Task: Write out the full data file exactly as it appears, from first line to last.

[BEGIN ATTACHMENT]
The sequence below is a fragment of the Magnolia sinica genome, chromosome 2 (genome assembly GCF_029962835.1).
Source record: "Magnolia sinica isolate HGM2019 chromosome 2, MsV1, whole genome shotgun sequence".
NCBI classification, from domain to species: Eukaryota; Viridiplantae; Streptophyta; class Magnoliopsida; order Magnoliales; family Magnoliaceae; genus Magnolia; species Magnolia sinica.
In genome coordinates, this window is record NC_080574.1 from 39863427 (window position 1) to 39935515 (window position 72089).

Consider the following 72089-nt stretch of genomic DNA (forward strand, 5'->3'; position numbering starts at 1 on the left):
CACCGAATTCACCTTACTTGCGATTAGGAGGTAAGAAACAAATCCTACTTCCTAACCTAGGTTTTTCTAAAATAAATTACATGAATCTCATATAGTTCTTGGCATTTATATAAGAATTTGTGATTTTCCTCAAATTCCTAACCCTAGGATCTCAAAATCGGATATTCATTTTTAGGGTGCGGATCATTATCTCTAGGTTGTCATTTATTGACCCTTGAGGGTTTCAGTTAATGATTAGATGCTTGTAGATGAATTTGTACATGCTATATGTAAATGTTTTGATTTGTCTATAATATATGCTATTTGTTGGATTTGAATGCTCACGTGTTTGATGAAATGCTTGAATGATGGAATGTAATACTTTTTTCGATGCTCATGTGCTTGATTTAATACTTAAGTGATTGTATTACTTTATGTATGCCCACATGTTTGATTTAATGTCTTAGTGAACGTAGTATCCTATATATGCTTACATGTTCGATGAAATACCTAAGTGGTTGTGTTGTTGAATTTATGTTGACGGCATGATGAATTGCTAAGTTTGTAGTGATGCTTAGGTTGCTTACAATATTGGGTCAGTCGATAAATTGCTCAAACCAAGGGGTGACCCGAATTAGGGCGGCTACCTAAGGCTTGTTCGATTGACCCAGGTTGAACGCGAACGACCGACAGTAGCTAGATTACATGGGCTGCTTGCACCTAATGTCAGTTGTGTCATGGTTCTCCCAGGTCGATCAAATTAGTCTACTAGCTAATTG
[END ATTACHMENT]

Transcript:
The sequence below is a fragment of the Magnolia sinica genome, chromosome 2 (genome assembly GCF_029962835.1).
Source record: "Magnolia sinica isolate HGM2019 chromosome 2, MsV1, whole genome shotgun sequence".
NCBI classification, from domain to species: Eukaryota; Viridiplantae; Streptophyta; class Magnoliopsida; order Magnoliales; family Magnoliaceae; genus Magnolia; species Magnolia sinica.
In genome coordinates, this window is record NC_080574.1 from 39863427 (window position 1) to 39935515 (window position 72089).

Consider the following 72089-nt stretch of genomic DNA (forward strand, 5'->3'; position numbering starts at 1 on the left):
CACCGAATTCACCTTACTTGCGATTAGGAGGTAAGAAACAAATCCTACTTCCTAACCTAGGTTTTTCTAAAATAAATTACATGAATCTCATATAGTTCTTGGCATTTATATAAGAATTTGTGATTTTCCTCAAATTCCTAACCCTAGGATCTCAAAATCGGATATTCATTTTTAGGGTGCGGATCATTATCTCTAGGTTGTCATTTATTGACCCTTGAGGGTTTCAGTTAATGATTAGATGCTTGTAGATGAATTTGTACATGCTATATGTAAATGTTTTGATTTGTCTATAATATATGCTATTTGTTGGATTTGAATGCTCACGTGTTTGATGAAATGCTTGAATGATGGAATGTAATACTTTTTTCGATGCTCATGTGCTTGATTTAATACTTAAGTGATTGTATTACTTTATGTATGCCCACATGTTTGATTTAATGTCTTAGTGAACGTAGTATCCTATATATGCTTACATGTTCGATGAAATACCTAAGTGGTTGTGTTGTTGAATTTATGTTGACGGCATGATGAATTGCTAAGTTTGTAGTGATGCTTAGGTTGCTTACAATATTGGGTCAGTCGATAAATTGCTCAAACCAAGGGGTGACCCGAATTAGGGCGGCTACCTAAGGCTTGTTCGATTGACCCAGGTTGAACGCGAACGACCGACAGTAGCTAGATTACATGGGCTGCTTGCACCTAATGTCAGTTGTGTCATGGTTCTCCCAGGTCGATCAAATTAGTCTACTAGCTAATTG